Doctor Who Star Billie Piper Reveals Why She Left BBC Series & More

Billie Piper, who played Rose Tyler on Doctor Who from 2005 until 2006, has explained why she left the show during an appearance on the latest episode of BBC Radio 4's Desert Island Discs. For those asking, Desert Island Discs is a long-running half-hour BBC radio show where guests are invited to talk about their lives and careers in between playing the songs they would take with them on a desert island.

David Tennant and Billie Piper in "Doctor Who", BBC Studios
David Tennant and Billie Piper in "Doctor Who", BBC Studios

Piper played Rose Tyler from 2005 to 2006, starring alongside Christopher Eccleston as the 9th Doctor and then David Tennant's debut as the 10th Doctor. Rose is arguably the most popular of the new companions in the revived 21st-century iteration of the series.  Piper said she chose to leave Doctor Who after two series, saying that she "didn't like the responsibility of being a role model".

She told Desert Island Discs host Lauren Laverne when Doctor Who was rebooted in 2005, she "didn't know that it would be successful", but playing Rose was "great in many ways". "It made me really famous again in that sort of mainstream fame way that I find really uncomfortable." Piper had a meteoric rise as a pop star during the 1990s when she was plucked from drama school at the age of 15 to become a regular fixture on the charts and the British pop culture landscape. The pressures of celebrity and a pop career resulted in an eating disorder and addiction problems that she struggled to overcome.

She went through a short marriage with the much older BBC radio DJ and TV host Chris Evans before she resurfaced to star in the revival of Doctor Who, many pundits in the media thought it was a stunt, unaware that she had actually been to drama school before and acting was her first love and original ambition. The success of the show and Rose Tyler's popularity proved her critics wrong. Piper was as much a reason for the show's success as Eccleston as the Doctor. The runaway success of the show brought new pressures on Piper that felt all too familiar. When asked if that was why she left the show in 2006, Piper said: "I think that played into it but also I was just at the beginning of my acting career."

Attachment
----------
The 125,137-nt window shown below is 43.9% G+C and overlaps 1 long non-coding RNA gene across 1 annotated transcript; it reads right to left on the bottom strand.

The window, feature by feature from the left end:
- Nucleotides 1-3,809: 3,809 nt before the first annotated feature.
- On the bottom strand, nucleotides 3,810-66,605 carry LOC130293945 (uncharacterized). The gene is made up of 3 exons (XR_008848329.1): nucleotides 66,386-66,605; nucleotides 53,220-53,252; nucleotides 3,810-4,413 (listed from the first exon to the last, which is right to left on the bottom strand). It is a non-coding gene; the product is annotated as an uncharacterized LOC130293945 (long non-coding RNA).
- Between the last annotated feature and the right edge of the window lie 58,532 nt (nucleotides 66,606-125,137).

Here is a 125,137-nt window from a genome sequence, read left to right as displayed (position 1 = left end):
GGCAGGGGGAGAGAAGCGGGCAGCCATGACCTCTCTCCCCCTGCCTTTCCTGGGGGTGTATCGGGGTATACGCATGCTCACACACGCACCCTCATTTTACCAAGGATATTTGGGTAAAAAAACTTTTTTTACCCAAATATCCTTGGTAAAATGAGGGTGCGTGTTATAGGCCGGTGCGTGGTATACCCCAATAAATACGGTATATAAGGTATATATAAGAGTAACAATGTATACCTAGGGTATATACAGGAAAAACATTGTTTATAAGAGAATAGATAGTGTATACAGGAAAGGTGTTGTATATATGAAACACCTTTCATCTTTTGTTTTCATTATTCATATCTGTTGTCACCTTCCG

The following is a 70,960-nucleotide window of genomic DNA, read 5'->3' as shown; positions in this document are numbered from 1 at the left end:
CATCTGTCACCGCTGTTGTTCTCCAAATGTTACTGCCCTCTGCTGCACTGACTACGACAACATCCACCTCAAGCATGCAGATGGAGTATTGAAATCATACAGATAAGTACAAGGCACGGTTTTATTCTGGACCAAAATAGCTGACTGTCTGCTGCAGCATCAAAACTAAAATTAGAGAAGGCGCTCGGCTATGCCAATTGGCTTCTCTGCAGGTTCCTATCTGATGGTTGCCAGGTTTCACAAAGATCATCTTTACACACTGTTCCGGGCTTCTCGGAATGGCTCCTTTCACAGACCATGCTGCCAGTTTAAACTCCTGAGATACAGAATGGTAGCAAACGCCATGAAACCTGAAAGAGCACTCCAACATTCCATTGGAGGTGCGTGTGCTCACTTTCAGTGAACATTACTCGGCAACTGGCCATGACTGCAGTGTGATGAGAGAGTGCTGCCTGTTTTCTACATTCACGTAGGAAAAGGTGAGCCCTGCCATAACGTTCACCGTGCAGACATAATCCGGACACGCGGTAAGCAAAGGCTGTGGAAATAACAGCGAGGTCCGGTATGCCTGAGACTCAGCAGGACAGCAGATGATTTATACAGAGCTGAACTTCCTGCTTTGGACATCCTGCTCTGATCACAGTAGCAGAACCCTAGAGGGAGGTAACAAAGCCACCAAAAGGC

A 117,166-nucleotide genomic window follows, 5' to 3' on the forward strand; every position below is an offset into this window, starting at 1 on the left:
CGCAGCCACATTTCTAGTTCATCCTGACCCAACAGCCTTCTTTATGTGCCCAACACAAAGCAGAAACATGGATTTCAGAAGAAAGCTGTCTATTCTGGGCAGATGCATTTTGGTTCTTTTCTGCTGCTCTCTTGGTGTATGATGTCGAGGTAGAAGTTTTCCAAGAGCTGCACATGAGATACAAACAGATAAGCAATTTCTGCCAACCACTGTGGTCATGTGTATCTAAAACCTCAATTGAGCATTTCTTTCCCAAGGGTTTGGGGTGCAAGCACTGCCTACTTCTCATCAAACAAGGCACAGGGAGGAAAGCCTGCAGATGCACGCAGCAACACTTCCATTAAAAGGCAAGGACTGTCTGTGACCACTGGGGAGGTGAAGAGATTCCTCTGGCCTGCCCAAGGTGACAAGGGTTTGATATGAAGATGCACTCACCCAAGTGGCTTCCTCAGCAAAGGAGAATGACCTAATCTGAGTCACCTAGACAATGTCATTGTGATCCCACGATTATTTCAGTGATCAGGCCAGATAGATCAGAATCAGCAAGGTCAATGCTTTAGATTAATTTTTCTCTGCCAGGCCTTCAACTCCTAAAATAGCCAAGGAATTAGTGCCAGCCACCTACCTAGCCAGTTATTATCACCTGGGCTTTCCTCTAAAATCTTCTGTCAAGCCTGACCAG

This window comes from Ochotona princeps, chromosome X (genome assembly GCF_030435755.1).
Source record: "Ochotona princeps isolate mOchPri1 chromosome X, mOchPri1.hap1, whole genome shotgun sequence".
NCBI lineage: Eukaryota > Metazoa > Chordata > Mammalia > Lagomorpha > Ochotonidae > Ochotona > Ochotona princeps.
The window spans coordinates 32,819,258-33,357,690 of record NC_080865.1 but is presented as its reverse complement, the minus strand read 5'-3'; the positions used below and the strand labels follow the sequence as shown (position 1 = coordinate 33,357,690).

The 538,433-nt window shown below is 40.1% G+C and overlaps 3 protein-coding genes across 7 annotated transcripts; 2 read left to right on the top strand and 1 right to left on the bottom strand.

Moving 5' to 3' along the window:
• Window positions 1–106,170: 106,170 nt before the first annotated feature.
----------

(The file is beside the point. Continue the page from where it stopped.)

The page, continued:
"As much as I love that show, I love Rose Tyler, Russell T Davies and all the people that I continue to have a relationship with, I wanted to do different stuff. I didn't like the responsibility of being a sort of role model."

"I was doing what I felt I was born to do on some level. It was a very exciting and satisfying time because it was hard to get an acting job with my history as first, a pop star, and then this sort of burnt-out child star which is how I think I was painted – certainly through the years I was with Chris.

"And actually, I've had to do that until quite recently, to sort of shift people's perception which is really annoying and completely unhelpful but anyway, we're almost there now, 20 years later."

After she left Doctor Who, Piper played Sally Lockhart, a Victorian orphan-turned-sleuth from Her Dark Materials author Philip Pullman's YA detective novels in TV movie adaptations of The Ruby in the Smoke and The Shadow in the North, which featured future 11th Doctor Matt Smith in his first TV role. Piper went on to star in 4 series of Secret Diary of a Call Girl, which was shown on Showtime in the US, then Penny Dreadful, and more recently, Sky Atlantic's I Hate Suzie, which she co-created with playwright Lucy Prebble. Piper also married actor Laurence Fox in 2007 and the pair divorced in 2016. Fox recently tried to run for Mayor of London on an "anti-Woke Culture War" ticket and suffered a humiliating defeat, losing his £10,000 election deposit in the process.  I Hate Suzie has been renewed for a second series.

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About Adi Tantimedh

Adi Tantimedh is a filmmaker, screenwriter and novelist who just likes to writer. He wrote radio plays for the BBC Radio, “JLA: Age of Wonder” for DC Comics, “Blackshirt” for Moonstone Books, and “La Muse” for Big Head Press. Most recently, he wrote “Her Nightly Embrace”, “Her Beautiful Monster” and “Her Fugitive Heart”, a trilogy of novels featuring a British-Indian private eye published by Atria Books, a division Simon & Schuster.
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